Figure 1: Detail of recruitment. TUTCM = Tianjin University of Traditional Chinese Medicine, NGT = nasogastric tube

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The baseline characteristics of these two groups were shown in [Table 1]. After 1:1 PSM, there were no significant differences in age, gender, and stroke phases. Nearly all the included patients were in the subacute phase of stroke, of which only two in the retained group were in the chronic phase of stroke. The total NIHSS score was (median 16.00, interquartile range (IQR) 13.00–20.75) of the retained group, much higher than the removed group (median 12.50, IQR 10.00–16.00). The consciousness score (median 2.50, IQR 1.00–4.00), aphasia score (median 2.50, IQR 2.00–3.00), and dysarthria score (median 2.00, IQR 1.00–2.00) in NIHSS were also higher compared with the removed group. In the univariate analysis [Table 1], intracerebral hemorrhage, pneumonia, and admission NIHSS score (including total, consciousness, aphasia, and dysarthria score) were strongly associated with the removal of NGT (P < 0.05). In the forward stepwise binary logistic regression analysis [Table 2], it showed that patients with intracerebral hemorrhage (OR 3.667, 95%CI 1.211–11.110, P = 0.022) and those with the absence of pneumonia (OR 0.285, 95%CI 0.091–0.890, P = 0.031) were more likely to remove NGT during hospitalization.
Table 1: Comparison of baseline characteristics between removed and retained groups

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Table 2: Binary logistic regression analysis on factors associated with nasogastric tube (NGT) removal in post-stroke dysphagia (PSD) patients

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This case–control study retrospectively analyzed the predicting factors of NGT removal in PSD patients. We found that intracerebral hemorrhagic stroke and pneumonia were independently associated with the removal of NGT in PSD patients. In our study, the rate of NGT removal during hospitalization was 13.2%, much lower than the previous studies (45–74%).[2],[5] It might be related to the stroke severity of our patients since the NIHSS scores were much higher than in previous studies. In addition, since stroke phases and age have been suggested as the critical risk factors for the recovery of swallowing function,[1],[6] we believe it is necessary to control the confounding effect of these risk factors.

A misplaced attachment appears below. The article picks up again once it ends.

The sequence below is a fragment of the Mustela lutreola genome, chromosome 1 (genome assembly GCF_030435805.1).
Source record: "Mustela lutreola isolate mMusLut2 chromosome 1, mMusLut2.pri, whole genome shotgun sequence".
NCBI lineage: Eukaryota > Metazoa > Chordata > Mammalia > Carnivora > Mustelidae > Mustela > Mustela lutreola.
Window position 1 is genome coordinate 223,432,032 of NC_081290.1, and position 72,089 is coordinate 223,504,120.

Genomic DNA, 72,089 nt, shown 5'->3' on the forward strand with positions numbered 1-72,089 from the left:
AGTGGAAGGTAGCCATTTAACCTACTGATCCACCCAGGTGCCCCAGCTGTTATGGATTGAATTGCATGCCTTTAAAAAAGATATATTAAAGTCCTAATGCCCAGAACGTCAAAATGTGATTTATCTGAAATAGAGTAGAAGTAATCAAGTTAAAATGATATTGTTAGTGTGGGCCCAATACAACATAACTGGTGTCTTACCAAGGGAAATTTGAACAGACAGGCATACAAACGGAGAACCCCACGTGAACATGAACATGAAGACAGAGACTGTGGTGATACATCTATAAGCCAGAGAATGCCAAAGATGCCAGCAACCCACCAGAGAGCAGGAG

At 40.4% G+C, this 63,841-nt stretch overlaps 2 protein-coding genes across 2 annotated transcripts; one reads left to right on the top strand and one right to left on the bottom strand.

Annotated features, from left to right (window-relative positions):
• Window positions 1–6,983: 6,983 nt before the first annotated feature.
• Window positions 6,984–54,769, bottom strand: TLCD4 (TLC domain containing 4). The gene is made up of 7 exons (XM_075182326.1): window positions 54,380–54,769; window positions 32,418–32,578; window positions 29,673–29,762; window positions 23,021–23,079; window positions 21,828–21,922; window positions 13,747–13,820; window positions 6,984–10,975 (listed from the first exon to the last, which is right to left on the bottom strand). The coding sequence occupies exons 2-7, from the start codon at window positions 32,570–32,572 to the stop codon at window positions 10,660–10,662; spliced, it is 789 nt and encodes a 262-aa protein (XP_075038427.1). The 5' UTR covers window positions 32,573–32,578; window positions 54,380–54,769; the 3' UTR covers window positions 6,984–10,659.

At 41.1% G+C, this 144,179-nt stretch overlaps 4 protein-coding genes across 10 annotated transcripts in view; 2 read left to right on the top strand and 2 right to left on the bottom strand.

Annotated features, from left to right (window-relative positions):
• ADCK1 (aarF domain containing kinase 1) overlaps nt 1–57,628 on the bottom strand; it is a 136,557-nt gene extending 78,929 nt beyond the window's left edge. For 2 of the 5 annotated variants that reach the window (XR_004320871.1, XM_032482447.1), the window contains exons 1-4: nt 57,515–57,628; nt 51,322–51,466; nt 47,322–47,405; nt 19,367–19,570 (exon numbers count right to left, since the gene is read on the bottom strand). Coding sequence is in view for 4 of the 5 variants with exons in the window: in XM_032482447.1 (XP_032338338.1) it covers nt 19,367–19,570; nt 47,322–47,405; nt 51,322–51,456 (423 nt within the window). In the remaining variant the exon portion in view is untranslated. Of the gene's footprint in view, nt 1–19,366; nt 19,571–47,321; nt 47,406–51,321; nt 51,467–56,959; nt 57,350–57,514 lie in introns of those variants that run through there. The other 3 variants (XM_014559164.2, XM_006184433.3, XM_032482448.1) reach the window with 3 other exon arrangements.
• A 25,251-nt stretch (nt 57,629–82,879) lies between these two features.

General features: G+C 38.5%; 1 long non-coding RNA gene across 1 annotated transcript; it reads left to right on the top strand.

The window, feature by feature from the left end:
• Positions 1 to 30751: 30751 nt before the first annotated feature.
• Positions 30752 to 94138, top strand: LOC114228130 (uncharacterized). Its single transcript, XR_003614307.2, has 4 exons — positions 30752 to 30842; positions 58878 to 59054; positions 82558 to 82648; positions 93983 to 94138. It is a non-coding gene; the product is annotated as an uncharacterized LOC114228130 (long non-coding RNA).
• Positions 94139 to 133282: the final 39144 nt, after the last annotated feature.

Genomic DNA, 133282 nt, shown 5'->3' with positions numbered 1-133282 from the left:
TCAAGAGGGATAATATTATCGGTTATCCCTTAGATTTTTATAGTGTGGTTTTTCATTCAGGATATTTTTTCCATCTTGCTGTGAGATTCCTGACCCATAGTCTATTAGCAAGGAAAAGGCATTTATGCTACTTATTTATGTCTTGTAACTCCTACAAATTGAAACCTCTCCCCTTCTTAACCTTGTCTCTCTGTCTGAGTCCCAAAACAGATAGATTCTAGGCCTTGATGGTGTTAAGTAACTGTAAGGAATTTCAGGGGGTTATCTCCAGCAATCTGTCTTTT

In addition, some research has found that NGT insertion did not reduce but increased the risk of pneumonia.[7],[8] Pneumonia was the necessary evaluation index before removing NGT, and patients could remove NGT only when they had no infectious symptoms. This might explain the association between pneumonia and NGT removal in our study. Moreover, our study also found that intracerebral hemorrhage was a predictive factor of NGT removal. A study published in Stroke showed that intracerebral hemorrhagic patients had better functional and neurological recovery than cerebral infarction patients when controlling more powerful prognostic factors.[9] The neurological deficit of intracerebral hemorrhage was caused by bleeding compression, and when the cerebral hematoma subsided, the neurological function would recover to a certain extent. Finally, according to Kumar's study, the admission NIHSS score was related to the stroke severity and had a predictive effect on persistent dysphagia.[10] However, it was not found as an independent factor for NGT removal in our study, which might be related to our small sample size. Our research indicated that additional attention should be paid to stroke subtype and pneumonia in PSD patients with NGT. Patients with intracerebral hemorrhage were more likely to remove NGT before discharge, whereas pneumonia was a risk factor for NGT removal.